Story 2015-02-01 2WVH Making the case for cardboard bottles, to replace glass

Making the case for cardboard bottles, to replace glass

by
in environment on (#2WVH)
story imageApart from the introduction of twist-off caps, glass bottles have remained impervious to innovation for centuries—mainly because there’s nothing wrong with them. Except they’re fragile and awfully heavy. That’s the insight behind Paperboy, a new brand of wine packaged in cardboard bottles.

The container is made mostly of industrial paper waste that’s 80 percent lighter than its glass cousin, so it takes less fuel to transport. Even with fuel prices dropping, gas and oil remain a huge expense for businesses. The packaging is molded from paper pulp (think of the material used in egg cartons) and lined with a plastic bladder, made by GreenBottle. Benefits include lighter weight, extra insulation keeping drinks cool longer, no risk of breaking, and cardboard is easier and more efficient to recycle than glass.

Beer manufacturer Carlsberg says they are also working on cardboard beer bottles, but unlike other cardboard bottles their design won't have a plastic bladder on the inside. Instead, the 100% biodegradable & recyclable cardboard will be treated with a coating on the inside to prevent beer from seeping through. They aim to release them in the next three years.
Reply 23 comments

The beer bottle sounds more interesting (Score: 2, Interesting)

by mth@pipedot.org on 2015-02-01 05:06 (#2WVJ)

The wine bottle with a plastic bladder sounds much like existing cardboard containers, except that it's a cillinder instead of a block. Maybe the shape helps break into the mid-price segment (the author who claims $15 wine is for "chugging" must live in a different world), but it's not a big step in my eyes.

The beer bottle on the other hand, without the plastic bladder, is actually a step forward in terms of recycling: while cardboard and plastic can be recycled when separated, that is not possible or worthwhile when they are joined together, as far as I know.

Re: The beer bottle sounds more interesting (Score: 3, Interesting)

by hyper@pipedot.org on 2015-02-01 06:44 (#2WVM)

I was wondering which is more substanable, plastic coated cardboard or glass. How about an aluminium bladder in cardboard?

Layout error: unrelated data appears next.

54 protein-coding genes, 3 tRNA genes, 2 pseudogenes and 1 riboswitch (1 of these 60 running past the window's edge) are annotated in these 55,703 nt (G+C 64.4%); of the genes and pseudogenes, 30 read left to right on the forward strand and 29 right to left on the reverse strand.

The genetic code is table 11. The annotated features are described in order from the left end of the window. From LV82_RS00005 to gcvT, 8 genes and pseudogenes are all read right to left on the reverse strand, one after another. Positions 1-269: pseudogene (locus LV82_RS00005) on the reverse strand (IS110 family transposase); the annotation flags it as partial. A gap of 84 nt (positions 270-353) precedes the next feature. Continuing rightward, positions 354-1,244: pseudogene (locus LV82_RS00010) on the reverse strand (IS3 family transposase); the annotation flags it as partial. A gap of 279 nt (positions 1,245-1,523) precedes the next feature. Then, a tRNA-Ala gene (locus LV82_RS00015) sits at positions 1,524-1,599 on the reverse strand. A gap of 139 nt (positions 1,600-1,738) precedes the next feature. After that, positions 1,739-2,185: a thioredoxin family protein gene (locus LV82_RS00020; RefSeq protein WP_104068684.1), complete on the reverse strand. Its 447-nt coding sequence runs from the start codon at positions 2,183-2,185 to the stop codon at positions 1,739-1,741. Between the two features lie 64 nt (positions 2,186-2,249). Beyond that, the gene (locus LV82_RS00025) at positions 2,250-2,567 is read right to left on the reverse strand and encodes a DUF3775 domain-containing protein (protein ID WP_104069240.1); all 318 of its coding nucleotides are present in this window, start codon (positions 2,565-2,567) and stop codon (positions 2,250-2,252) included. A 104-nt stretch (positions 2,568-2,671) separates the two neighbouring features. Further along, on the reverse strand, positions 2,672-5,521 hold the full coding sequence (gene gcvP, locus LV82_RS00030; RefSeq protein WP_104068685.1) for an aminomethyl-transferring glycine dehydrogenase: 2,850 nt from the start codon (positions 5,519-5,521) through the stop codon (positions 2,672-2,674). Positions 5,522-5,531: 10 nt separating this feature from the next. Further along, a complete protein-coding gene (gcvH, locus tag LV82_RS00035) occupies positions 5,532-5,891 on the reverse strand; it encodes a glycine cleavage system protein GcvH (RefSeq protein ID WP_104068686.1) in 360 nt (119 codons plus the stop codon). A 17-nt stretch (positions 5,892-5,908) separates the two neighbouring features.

Re: The beer bottle sounds more interesting (Score: 2, Insightful)

by nightsky30@pipedot.org on 2015-02-01 12:19 (#2WVP)

Forgive me if I am missing something. But if they used an aluminum bladder in cardboard, why not just skip the cardboard, save trees, and stick with aluminum cans that we already have?

Also, what type of chemical is the cardboard treated with which makes it leak proof? Is the chemical detrimental to human health seeing as we will be ingesting some amount of it with the liquid?

Re: The beer bottle sounds more interesting (Score: 2, Interesting)

by hapnstance@pipedot.org on 2015-02-01 13:46 (#2WVR)

Also, will the coating affect the flavor of the beer? I know there is a definite difference in flavor between bottled (glass) beer and canned beer. If they want the current glass bottle consumer to buy into this new packaging they better do extensive testing to make sure the flavor profile is not changed. Beer snobs everywhere will not accept this if the beer taste changes.

Re: The beer bottle sounds more interesting (Score: 0)

by Anonymous Coward on 2015-02-01 23:48 (#2WVV)

I only drink my beer out of a fedora!

But seriously, there is a taste change. I prefer draft over everything else, then bottle, then can. Screw cardboard milk carton

Re: The beer bottle sounds more interesting (Score: 2, Funny)

by Anonymous Coward on 2015-02-02 00:32 (#2WVW)

Who cares? They are going to put Busch Light or Miller in it anyway. Actually, the seeping flavor might get some Busch drinkers used to stronger flavor and help them graduate to real beer. This could in turn increase production and drop prices for me. I think everybody should support this move.

Re: The beer bottle sounds more interesting (Score: 2, Informative)

by fnj@pipedot.org on 2015-02-02 16:18 (#2WVX)

I was wondering which is more substanable, plastic coated cardboard or glass. How about an aluminium bladder in cardboard?
I'll bite. How on earth would you make an aluminum "bladder" that is both flexible and durable? If what you mean is aluminized LINING and not a bladder at all, I direct your attention to the fact that aluminum cans are internally coated with a plastic substance as it is. There has to be a good reason for that.

Re: The beer bottle sounds more interesting (Score: 1)

by nightsky30@pipedot.org on 2015-02-02 18:49 (#2WVY)

I think that lining is used to prevent the acidic beverage from eating through the aluminum can. Let a tooth or something else full of calcium soak in a glass of Coke or Pepsi for 24 hours, and note how much of it is left.

Re: The beer bottle sounds more interesting (Score: 1)

by reziac@pipedot.org on 2015-02-02 18:54 (#2WVZ)

Re: The beer bottle sounds more interesting (Score: 1)

by hyper@pipedot.org on 2015-02-03 12:03 (#2WW7)

Nice overview, but no answers. Thanks for the link.

Re: The beer bottle sounds more interesting (Score: 1)

by evilviper@pipedot.org on 2015-02-03 12:51 (#2WW8)

Nice overview, but no answers.
Actually, it answers the question:

disposable plastic pouches > refillable plastic jugs > refillable glass > disposable plastic jugs > disposable paper cartons > disposable glass

I admit, "aluminum" is missing from the list, but it would likely fall second to last.

I only wonder why they don't freeze milk solid for shipping, so it can be stacked in its flimsy plastic jugs without requiring the added weight and support of milk crates.